2002
[Yeretzian2002] Yeretzian, C., A. Jordan, R. Badoud, and W. Lindinger, "From the green bean to the cup of coffee: investigating coffee roasting by on-line monitoring of volatiles", European Food Research and Technology, vol. 214, no. 2: Springer, pp. 92–104, 2002.
Link: http://www.springerlink.com/index/1t5671mp5tu83meu.pdf
Abstract
A proton-transfer-reaction mass spectrometer (PTR-MS) was used for fast-response measurements of volatile organic compounds (VOCs) onboard the NOAA research vessel Ronald H. Brown during leg 2 (4 March–23 March) of the INDOEX 1999 cruise. In this paper, we present a first overview of the distribution of acetonitrile, methanol, acetone, and acetaldehyde over a broad spatial extent of the Indian Ocean (19°N–13°S, 67°E–75°E). The prevailing atmospheric circulation during the winter monsoon transported polluted air from India and the Middle East over the Indian Ocean to meet pristine southern hemispheric air at the intertropical convergence zone (ITCZ). The chemical composition of air parcels changed according to their geographic origin, which was traced by backtrajectory analysis. The relative abundance of acetonitrile, a selective tracer for biomass burning, to that of carbon monoxide, a general tracer for incomplete combustion, reflected the signature of biomass burning or fossil fuel combustion. This indicated a strong biomass burning impact in W-India, mixed pollution sources in NE-India, and the dominance of fossil fuel combustion in the Middle East. Biomass burning impacted air was rich in methanol (0.70–1.60 ppbv), while acetone (0.80–2.40 ppbv) and acetaldehyde (0.25–0.50 ppbv) were elevated in all continental air masses. Pollution levels decreased toward the ITCZ resulting in minima for methanol, acetone, and acetaldehyde of 0.50, 0.45, and 0.12 ppbv, respectively. The observed abundances suggest that there are unidentified sources of acetone and acetaldehyde in biomass burning impacted air masses and in remote marine air.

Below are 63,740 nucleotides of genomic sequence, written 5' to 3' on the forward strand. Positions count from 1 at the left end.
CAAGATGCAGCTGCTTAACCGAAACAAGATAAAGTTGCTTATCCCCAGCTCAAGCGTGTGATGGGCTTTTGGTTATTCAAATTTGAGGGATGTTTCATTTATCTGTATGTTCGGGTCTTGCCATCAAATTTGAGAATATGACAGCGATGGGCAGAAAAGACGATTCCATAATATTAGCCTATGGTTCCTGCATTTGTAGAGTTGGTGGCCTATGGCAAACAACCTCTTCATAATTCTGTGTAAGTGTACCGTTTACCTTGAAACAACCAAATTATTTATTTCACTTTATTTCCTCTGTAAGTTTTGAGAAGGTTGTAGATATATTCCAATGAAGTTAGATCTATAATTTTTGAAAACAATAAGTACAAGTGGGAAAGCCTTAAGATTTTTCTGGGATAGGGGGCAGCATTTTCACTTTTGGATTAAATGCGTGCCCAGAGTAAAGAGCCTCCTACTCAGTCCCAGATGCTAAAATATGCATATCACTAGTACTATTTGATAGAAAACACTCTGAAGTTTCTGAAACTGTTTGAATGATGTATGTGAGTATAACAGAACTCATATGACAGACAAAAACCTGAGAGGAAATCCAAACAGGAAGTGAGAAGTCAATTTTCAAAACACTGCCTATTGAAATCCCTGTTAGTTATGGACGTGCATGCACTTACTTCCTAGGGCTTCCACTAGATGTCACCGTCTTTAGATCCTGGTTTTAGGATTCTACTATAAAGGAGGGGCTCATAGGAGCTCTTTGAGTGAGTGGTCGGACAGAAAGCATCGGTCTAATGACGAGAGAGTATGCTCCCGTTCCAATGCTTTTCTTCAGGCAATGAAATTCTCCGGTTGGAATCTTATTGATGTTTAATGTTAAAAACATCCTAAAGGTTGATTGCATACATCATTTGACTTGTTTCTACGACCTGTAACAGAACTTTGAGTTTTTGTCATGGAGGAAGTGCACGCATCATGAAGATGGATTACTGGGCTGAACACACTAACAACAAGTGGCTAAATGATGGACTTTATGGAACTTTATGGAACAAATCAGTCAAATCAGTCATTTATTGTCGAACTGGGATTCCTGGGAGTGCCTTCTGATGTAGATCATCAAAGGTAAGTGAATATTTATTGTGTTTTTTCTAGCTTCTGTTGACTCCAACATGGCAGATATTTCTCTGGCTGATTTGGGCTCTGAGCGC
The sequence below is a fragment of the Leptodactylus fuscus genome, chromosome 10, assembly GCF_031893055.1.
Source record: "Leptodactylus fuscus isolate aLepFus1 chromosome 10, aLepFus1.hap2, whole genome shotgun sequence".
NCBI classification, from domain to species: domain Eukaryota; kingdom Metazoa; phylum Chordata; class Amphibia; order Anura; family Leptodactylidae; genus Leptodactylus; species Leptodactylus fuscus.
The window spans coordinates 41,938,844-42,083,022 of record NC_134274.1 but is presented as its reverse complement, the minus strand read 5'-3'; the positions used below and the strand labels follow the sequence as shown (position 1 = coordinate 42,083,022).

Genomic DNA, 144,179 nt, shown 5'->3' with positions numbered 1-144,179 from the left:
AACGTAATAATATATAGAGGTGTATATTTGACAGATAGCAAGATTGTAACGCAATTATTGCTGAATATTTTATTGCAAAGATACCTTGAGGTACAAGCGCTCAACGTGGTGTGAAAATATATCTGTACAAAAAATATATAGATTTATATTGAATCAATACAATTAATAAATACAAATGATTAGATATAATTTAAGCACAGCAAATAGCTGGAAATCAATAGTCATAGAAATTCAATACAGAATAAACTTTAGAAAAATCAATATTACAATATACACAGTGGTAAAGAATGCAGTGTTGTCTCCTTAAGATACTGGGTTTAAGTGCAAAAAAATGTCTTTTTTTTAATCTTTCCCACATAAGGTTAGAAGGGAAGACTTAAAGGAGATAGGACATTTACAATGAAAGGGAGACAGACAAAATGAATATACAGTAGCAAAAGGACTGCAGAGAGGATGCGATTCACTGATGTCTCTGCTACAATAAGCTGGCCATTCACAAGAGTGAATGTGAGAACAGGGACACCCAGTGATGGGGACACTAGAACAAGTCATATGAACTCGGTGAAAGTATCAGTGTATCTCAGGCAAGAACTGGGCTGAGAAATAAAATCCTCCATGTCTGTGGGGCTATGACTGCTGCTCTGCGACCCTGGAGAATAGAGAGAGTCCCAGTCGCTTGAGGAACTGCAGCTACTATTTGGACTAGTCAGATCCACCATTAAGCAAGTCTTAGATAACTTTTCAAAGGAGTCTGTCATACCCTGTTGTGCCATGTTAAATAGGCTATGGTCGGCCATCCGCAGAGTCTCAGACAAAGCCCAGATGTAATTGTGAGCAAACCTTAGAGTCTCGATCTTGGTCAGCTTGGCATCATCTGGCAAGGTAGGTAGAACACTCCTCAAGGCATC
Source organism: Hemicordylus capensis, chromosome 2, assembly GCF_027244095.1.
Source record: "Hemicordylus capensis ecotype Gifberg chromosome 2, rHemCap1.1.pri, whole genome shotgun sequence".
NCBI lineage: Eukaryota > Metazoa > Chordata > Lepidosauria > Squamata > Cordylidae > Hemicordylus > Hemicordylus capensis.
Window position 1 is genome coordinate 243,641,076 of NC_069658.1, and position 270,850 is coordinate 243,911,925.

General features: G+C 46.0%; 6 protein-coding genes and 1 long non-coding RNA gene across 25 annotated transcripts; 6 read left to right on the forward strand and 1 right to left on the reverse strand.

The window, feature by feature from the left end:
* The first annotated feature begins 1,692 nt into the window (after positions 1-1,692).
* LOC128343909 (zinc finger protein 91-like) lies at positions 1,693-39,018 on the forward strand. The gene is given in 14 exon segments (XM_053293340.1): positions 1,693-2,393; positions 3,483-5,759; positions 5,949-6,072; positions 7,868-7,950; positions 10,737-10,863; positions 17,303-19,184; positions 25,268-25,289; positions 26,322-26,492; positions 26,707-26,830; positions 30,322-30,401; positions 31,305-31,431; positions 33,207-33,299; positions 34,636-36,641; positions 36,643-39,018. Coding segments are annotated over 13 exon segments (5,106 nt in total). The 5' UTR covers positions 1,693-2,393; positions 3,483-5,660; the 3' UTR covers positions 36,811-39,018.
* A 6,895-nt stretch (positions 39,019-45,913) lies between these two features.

Featured Articles

Download Contributions to the International Conference on Proton Transfer Reaction Mass Spectrometry and Its Applications:

 

Selected PTR-MS related Reviews

F. Biasioli, C. Yeretzian, F. Gasperi, T. D. Märk: PTR-MS monitoring of VOCs and BVOCs in food science and technology, Trends in Analytical Chemistry 30 (7) (2011).
Link

J. de Gouw, C. Warneke, T. Karl, G. Eerdekens, C. van der Veen, R. Fall: Measurement of Volatile Organic Compounds in the Earth's Atmosphere using Proton-Transfer-Reaction Mass Spectrometry. Mass Spectrometry Reviews, 26 (2007), 223-257.
Link

W. Lindinger, A. Hansel, A. Jordan: Proton-transfer-reaction mass spectrometry (PTR–MS): on-line monitoring of volatile organic compounds at pptv levels, Chem. Soc. Rev. 27 (1998), 347-375.
Link

 

Lists with PTR-MS relevant publications of the University of Innsbruck can be found here: Atmospheric and indoor air chemistry, IMR, Environmental Physics and Nano-Bio-Physics

 

Download the latest version of the IONICON publication database as BibTeX.